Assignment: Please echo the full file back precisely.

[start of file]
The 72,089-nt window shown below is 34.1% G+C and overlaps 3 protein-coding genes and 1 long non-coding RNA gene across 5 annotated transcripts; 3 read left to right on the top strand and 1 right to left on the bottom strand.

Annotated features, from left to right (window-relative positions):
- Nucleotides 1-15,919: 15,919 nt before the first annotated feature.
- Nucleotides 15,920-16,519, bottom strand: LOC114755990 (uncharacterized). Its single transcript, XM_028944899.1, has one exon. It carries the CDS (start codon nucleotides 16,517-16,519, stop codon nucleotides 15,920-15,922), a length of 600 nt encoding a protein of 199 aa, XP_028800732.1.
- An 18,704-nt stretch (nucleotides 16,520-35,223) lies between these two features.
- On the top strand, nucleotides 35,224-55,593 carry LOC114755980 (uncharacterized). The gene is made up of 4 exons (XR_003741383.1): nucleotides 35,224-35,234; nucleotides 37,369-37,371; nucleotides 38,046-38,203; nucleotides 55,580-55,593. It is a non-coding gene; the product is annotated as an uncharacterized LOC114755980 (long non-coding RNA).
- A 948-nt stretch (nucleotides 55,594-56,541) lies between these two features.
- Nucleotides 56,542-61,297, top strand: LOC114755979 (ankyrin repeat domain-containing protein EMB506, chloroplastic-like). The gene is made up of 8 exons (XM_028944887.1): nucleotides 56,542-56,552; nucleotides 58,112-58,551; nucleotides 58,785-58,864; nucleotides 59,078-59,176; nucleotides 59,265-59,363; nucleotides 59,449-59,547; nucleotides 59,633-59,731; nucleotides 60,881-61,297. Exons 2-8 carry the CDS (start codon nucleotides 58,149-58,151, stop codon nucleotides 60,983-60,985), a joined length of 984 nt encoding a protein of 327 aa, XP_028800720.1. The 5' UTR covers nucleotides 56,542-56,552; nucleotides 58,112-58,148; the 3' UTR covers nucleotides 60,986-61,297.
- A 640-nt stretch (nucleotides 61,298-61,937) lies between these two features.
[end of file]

The 72,089-nt window shown below is 34.1% G+C and overlaps 3 protein-coding genes and 1 long non-coding RNA gene across 5 annotated transcripts; 3 read left to right on the top strand and 1 right to left on the bottom strand.

Annotated features, from left to right (window-relative positions):
- Nucleotides 1-15,919: 15,919 nt before the first annotated feature.
- Nucleotides 15,920-16,519, bottom strand: LOC114755990 (uncharacterized). Its single transcript, XM_028944899.1, has one exon. It carries the CDS (start codon nucleotides 16,517-16,519, stop codon nucleotides 15,920-15,922), a length of 600 nt encoding a protein of 199 aa, XP_028800732.1.
- An 18,704-nt stretch (nucleotides 16,520-35,223) lies between these two features.
- On the top strand, nucleotides 35,224-55,593 carry LOC114755980 (uncharacterized). The gene is made up of 4 exons (XR_003741383.1): nucleotides 35,224-35,234; nucleotides 37,369-37,371; nucleotides 38,046-38,203; nucleotides 55,580-55,593. It is a non-coding gene; the product is annotated as an uncharacterized LOC114755980 (long non-coding RNA).
- A 948-nt stretch (nucleotides 55,594-56,541) lies between these two features.
- Nucleotides 56,542-61,297, top strand: LOC114755979 (ankyrin repeat domain-containing protein EMB506, chloroplastic-like). The gene is made up of 8 exons (XM_028944887.1): nucleotides 56,542-56,552; nucleotides 58,112-58,551; nucleotides 58,785-58,864; nucleotides 59,078-59,176; nucleotides 59,265-59,363; nucleotides 59,449-59,547; nucleotides 59,633-59,731; nucleotides 60,881-61,297. Exons 2-8 carry the CDS (start codon nucleotides 58,149-58,151, stop codon nucleotides 60,983-60,985), a joined length of 984 nt encoding a protein of 327 aa, XP_028800720.1. The 5' UTR covers nucleotides 56,542-56,552; nucleotides 58,112-58,148; the 3' UTR covers nucleotides 60,986-61,297.
- A 640-nt stretch (nucleotides 61,298-61,937) lies between these two features.